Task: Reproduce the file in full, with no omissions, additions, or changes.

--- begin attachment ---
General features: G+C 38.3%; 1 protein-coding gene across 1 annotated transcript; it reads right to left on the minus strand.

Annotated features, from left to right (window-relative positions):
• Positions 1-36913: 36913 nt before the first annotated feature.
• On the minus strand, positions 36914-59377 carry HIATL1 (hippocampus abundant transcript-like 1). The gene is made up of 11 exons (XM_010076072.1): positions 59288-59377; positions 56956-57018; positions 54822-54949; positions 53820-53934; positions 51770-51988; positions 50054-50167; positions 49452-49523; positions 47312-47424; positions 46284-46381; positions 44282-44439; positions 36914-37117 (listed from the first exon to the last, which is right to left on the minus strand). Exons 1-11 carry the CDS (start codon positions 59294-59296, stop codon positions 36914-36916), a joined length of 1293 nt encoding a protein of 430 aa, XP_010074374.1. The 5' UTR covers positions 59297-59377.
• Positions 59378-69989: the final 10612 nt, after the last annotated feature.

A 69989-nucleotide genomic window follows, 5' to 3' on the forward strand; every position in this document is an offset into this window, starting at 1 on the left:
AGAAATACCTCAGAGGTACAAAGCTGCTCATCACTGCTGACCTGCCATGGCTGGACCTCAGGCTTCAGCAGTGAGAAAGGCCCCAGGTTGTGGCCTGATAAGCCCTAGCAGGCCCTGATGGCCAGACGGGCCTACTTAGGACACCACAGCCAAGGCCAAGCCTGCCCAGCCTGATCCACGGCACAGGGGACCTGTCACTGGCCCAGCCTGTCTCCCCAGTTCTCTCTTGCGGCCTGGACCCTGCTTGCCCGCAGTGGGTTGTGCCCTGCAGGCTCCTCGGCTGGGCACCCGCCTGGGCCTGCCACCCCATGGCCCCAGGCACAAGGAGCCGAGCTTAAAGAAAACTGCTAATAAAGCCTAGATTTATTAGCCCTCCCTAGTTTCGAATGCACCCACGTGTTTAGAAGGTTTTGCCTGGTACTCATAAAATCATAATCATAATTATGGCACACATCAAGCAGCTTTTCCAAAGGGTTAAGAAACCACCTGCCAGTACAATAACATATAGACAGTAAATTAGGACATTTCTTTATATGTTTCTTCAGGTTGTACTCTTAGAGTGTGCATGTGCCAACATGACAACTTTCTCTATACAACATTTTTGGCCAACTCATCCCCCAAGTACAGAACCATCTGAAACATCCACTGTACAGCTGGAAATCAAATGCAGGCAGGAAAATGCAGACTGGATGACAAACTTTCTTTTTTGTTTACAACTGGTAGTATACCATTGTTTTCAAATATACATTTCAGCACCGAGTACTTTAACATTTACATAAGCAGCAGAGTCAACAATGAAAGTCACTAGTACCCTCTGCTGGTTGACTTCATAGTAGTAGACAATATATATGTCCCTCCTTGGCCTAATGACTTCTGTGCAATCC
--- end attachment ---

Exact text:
General features: G+C 38.3%; 1 protein-coding gene across 1 annotated transcript; it reads right to left on the minus strand.

Annotated features, from left to right (window-relative positions):
• Positions 1-36913: 36913 nt before the first annotated feature.
• On the minus strand, positions 36914-59377 carry HIATL1 (hippocampus abundant transcript-like 1). The gene is made up of 11 exons (XM_010076072.1): positions 59288-59377; positions 56956-57018; positions 54822-54949; positions 53820-53934; positions 51770-51988; positions 50054-50167; positions 49452-49523; positions 47312-47424; positions 46284-46381; positions 44282-44439; positions 36914-37117 (listed from the first exon to the last, which is right to left on the minus strand). Exons 1-11 carry the CDS (start codon positions 59294-59296, stop codon positions 36914-36916), a joined length of 1293 nt encoding a protein of 430 aa, XP_010074374.1. The 5' UTR covers positions 59297-59377.
• Positions 59378-69989: the final 10612 nt, after the last annotated feature.

A 69989-nucleotide genomic window follows, 5' to 3' on the forward strand; every position in this document is an offset into this window, starting at 1 on the left:
AGAAATACCTCAGAGGTACAAAGCTGCTCATCACTGCTGACCTGCCATGGCTGGACCTCAGGCTTCAGCAGTGAGAAAGGCCCCAGGTTGTGGCCTGATAAGCCCTAGCAGGCCCTGATGGCCAGACGGGCCTACTTAGGACACCACAGCCAAGGCCAAGCCTGCCCAGCCTGATCCACGGCACAGGGGACCTGTCACTGGCCCAGCCTGTCTCCCCAGTTCTCTCTTGCGGCCTGGACCCTGCTTGCCCGCAGTGGGTTGTGCCCTGCAGGCTCCTCGGCTGGGCACCCGCCTGGGCCTGCCACCCCATGGCCCCAGGCACAAGGAGCCGAGCTTAAAGAAAACTGCTAATAAAGCCTAGATTTATTAGCCCTCCCTAGTTTCGAATGCACCCACGTGTTTAGAAGGTTTTGCCTGGTACTCATAAAATCATAATCATAATTATGGCACACATCAAGCAGCTTTTCCAAAGGGTTAAGAAACCACCTGCCAGTACAATAACATATAGACAGTAAATTAGGACATTTCTTTATATGTTTCTTCAGGTTGTACTCTTAGAGTGTGCATGTGCCAACATGACAACTTTCTCTATACAACATTTTTGGCCAACTCATCCCCCAAGTACAGAACCATCTGAAACATCCACTGTACAGCTGGAAATCAAATGCAGGCAGGAAAATGCAGACTGGATGACAAACTTTCTTTTTTGTTTACAACTGGTAGTATACCATTGTTTTCAAATATACATTTCAGCACCGAGTACTTTAACATTTACATAAGCAGCAGAGTCAACAATGAAAGTCACTAGTACCCTCTGCTGGTTGACTTCATAGTAGTAGACAATATATATGTCCCTCCTTGGCCTAATGACTTCTGTGCAATCC